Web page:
Aged six or seven, Helen Lewis remembers discovering a battered grey and blue metal suitcase in a cupboard under the stairs of her family's London home. Inside were papers, folders and a single sealed envelope containing five photographs.
''They were the most horrific images I'd ever seen,'' she recalls. ''Horrific scenes, wasted landscape, wasted people, pits of bodies.''
Her father, Mike Lewis, was a British paratrooper and combat cinemaphotographer and these images had been taken at the liberation of Bergen-Belsen concentration camp, evidence of the atrocities committed there.
Helen Lewis, winner of the $20,000 Mark and Evette Moran Nib Literary Award.Credit:Dominic Lorrimer
The Dead Still Cry Out, Lewis's memoir of her father's experience of war, and the legacy he and fellow cameramen left history has won the $20,000 Mark and Evette Moran Nib Literary Award, presented for excellence in research in the creation of a literary work.
Twenty years after her father's death Lewis was prompted to revisit the contents of the suitcase after reading the US Holocaust scholar Deborah Lipstadt had been sued for libel.
''Mysteriously and eerily out fell those five photographs again as if I was repeating or reacting that first finding of them, and I burst into tears,'' she said. ''At that moment the emotion came back in full flood and I knew I had to know more. It felt rather like I had been a soldier on watch and I'd fallen asleep on duty.''
Lewis researched her father's war experiences for her PhD and the thesis became the basis of the book, which she describes as a drama-documentary. Using the photographs as a narrative thread she reconstructed her father's story and gives the images historical context.
Helen Lewis’s father Mike Lewis was a member of the British Army Film and Photographic Unit.
The Nib, one of the only national literary awards run by a local council, received a record number of entries this year. Ben McKelvey's The Commando: The life and death of Cameron Baird, VC, MG, an account of the life of one of Australia's most decorated modern soldiers, won the Nib Military History Prize.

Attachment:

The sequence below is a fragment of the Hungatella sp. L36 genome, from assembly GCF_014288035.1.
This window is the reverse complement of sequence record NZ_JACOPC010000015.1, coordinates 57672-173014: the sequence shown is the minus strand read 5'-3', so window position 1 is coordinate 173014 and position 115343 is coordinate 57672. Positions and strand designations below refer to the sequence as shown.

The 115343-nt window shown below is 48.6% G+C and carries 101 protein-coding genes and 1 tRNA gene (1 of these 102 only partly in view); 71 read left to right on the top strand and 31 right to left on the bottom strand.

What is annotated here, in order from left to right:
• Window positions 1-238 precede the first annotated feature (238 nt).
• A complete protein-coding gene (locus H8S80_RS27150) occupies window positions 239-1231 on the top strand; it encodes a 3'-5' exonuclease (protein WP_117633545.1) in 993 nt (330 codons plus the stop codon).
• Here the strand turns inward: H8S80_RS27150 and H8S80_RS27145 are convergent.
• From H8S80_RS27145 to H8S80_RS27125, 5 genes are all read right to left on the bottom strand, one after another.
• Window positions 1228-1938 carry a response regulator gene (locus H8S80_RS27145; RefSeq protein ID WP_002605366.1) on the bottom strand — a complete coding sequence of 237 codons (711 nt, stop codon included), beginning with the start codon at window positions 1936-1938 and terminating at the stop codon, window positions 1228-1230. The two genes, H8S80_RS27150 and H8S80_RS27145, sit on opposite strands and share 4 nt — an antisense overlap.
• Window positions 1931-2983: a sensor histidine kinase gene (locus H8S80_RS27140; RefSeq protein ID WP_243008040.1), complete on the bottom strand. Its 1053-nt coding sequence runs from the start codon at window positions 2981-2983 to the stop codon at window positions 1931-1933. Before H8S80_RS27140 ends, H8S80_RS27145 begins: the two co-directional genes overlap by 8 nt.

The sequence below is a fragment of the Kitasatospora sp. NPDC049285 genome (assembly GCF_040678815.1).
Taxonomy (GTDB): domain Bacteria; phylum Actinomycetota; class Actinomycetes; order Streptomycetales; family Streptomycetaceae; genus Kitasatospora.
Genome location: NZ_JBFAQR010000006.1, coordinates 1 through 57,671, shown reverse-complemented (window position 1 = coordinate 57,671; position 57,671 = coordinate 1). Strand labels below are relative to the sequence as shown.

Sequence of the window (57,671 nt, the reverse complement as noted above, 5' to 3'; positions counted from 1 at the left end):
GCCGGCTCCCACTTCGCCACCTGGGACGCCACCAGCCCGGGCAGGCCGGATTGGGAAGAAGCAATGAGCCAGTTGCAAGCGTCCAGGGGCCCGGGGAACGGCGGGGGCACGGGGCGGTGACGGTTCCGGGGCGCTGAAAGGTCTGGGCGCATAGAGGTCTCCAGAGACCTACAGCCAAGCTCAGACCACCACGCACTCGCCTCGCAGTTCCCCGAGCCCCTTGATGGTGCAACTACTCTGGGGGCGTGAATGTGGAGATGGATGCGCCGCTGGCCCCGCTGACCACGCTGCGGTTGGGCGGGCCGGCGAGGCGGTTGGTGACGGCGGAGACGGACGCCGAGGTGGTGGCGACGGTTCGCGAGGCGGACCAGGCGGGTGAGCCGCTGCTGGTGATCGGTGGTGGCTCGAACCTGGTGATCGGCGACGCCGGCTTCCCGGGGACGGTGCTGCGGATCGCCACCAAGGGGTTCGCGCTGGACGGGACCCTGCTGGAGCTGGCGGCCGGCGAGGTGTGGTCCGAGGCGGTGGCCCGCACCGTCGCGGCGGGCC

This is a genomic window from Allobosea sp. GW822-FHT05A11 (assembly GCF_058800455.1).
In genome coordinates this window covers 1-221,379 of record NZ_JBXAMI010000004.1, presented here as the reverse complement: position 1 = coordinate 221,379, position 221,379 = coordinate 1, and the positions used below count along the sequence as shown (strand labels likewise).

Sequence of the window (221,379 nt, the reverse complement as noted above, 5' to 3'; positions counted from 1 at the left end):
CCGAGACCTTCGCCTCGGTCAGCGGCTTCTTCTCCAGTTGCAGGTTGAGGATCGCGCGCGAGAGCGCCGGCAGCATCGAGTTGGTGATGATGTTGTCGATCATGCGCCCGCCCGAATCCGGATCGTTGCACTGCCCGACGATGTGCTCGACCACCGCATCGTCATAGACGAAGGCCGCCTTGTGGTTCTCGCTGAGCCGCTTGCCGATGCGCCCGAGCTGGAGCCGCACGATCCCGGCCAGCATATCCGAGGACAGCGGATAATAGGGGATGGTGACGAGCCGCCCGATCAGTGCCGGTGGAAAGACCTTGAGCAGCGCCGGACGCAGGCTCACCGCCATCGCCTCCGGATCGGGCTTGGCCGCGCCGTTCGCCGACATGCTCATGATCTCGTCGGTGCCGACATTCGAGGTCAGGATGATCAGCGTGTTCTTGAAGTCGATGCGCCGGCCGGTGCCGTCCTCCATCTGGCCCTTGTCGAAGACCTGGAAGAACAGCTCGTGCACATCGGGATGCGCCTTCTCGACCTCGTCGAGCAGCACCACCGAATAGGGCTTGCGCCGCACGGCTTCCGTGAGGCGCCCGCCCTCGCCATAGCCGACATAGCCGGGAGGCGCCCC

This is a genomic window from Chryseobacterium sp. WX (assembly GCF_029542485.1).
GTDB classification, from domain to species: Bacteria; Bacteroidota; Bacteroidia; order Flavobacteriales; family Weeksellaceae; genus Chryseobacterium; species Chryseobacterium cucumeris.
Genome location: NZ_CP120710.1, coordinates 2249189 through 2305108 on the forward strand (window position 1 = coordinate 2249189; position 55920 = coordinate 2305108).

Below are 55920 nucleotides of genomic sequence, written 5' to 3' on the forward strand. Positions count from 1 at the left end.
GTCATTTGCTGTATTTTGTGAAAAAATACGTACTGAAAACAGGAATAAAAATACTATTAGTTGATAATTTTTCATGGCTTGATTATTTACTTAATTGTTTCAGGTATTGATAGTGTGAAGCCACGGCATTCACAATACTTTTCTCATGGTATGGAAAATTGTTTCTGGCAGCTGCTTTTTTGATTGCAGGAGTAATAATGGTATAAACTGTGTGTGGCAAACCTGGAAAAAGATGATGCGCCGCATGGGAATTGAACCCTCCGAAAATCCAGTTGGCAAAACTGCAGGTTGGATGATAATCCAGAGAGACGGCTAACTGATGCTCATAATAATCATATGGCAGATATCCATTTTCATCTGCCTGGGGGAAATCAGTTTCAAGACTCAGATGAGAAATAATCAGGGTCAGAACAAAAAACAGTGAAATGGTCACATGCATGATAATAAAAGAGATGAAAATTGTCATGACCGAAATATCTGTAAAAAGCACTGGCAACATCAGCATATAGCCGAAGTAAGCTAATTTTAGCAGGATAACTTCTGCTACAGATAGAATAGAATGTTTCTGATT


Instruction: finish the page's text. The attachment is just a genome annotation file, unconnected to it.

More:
Bri Lee was people's choice for Eggshell Skull , outlining her experiences of the Australian legal system as a complainant and judge's associate.
Lewis said writing was such a solitary endeavour that once finished ''you are always wondering whether others will understand it the way that you intended''. Winning was an affirmation that they did.
One aspect she had wanted to explore was the debate around the images' reproduction. There was a school of thought, she said, that the cameramen had been transgressive and callous when they documented the scenes at Belsen.
She didn't think so. The cameramen had been ordered to film the scenes and they all felt strongly that should record it for posterity because it was so unbelievable.
The images were used as evidence in war crime trials and having visited the site of the concentration camp Lewis believes they stand as an act of remembrance.
''I realise there is a difference between looking and seeing,'' she said. ''We are inundated with images but seeing needs to be a thoughtful process, asking questions about what we are seeing and why are seeing it and whose the creator of the image and what they want us to take away.''
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